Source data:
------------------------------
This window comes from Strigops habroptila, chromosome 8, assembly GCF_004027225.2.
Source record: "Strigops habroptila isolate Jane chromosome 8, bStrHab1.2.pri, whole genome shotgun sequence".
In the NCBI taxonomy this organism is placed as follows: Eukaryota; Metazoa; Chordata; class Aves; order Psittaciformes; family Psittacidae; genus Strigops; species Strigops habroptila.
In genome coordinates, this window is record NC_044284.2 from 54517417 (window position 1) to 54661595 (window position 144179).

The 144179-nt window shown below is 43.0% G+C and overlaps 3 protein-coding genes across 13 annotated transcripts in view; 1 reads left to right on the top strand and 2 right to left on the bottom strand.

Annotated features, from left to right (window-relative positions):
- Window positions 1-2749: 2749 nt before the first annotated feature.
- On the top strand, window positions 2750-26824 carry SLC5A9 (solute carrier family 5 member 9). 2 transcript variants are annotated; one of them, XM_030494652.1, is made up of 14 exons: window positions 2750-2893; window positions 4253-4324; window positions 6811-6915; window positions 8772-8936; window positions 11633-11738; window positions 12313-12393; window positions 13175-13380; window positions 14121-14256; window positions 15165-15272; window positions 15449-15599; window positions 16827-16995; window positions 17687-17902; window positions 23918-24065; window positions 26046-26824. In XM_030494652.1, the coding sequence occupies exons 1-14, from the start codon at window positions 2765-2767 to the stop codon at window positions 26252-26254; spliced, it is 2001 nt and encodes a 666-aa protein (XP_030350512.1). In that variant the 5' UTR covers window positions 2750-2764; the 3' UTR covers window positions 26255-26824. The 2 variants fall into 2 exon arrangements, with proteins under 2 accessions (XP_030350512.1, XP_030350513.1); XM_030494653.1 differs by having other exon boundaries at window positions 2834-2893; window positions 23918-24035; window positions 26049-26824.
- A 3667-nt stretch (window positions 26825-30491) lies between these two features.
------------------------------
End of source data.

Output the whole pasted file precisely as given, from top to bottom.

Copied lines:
This window comes from Strigops habroptila, chromosome 8, assembly GCF_004027225.2.
Source record: "Strigops habroptila isolate Jane chromosome 8, bStrHab1.2.pri, whole genome shotgun sequence".
In the NCBI taxonomy this organism is placed as follows: Eukaryota; Metazoa; Chordata; class Aves; order Psittaciformes; family Psittacidae; genus Strigops; species Strigops habroptila.
In genome coordinates, this window is record NC_044284.2 from 54517417 (window position 1) to 54661595 (window position 144179).

The 144179-nt window shown below is 43.0% G+C and overlaps 3 protein-coding genes across 13 annotated transcripts in view; 1 reads left to right on the top strand and 2 right to left on the bottom strand.

Annotated features, from left to right (window-relative positions):
- Window positions 1-2749: 2749 nt before the first annotated feature.
- On the top strand, window positions 2750-26824 carry SLC5A9 (solute carrier family 5 member 9). 2 transcript variants are annotated; one of them, XM_030494652.1, is made up of 14 exons: window positions 2750-2893; window positions 4253-4324; window positions 6811-6915; window positions 8772-8936; window positions 11633-11738; window positions 12313-12393; window positions 13175-13380; window positions 14121-14256; window positions 15165-15272; window positions 15449-15599; window positions 16827-16995; window positions 17687-17902; window positions 23918-24065; window positions 26046-26824. In XM_030494652.1, the coding sequence occupies exons 1-14, from the start codon at window positions 2765-2767 to the stop codon at window positions 26252-26254; spliced, it is 2001 nt and encodes a 666-aa protein (XP_030350512.1). In that variant the 5' UTR covers window positions 2750-2764; the 3' UTR covers window positions 26255-26824. The 2 variants fall into 2 exon arrangements, with proteins under 2 accessions (XP_030350512.1, XP_030350513.1); XM_030494653.1 differs by having other exon boundaries at window positions 2834-2893; window positions 23918-24035; window positions 26049-26824.
- A 3667-nt stretch (window positions 26825-30491) lies between these two features.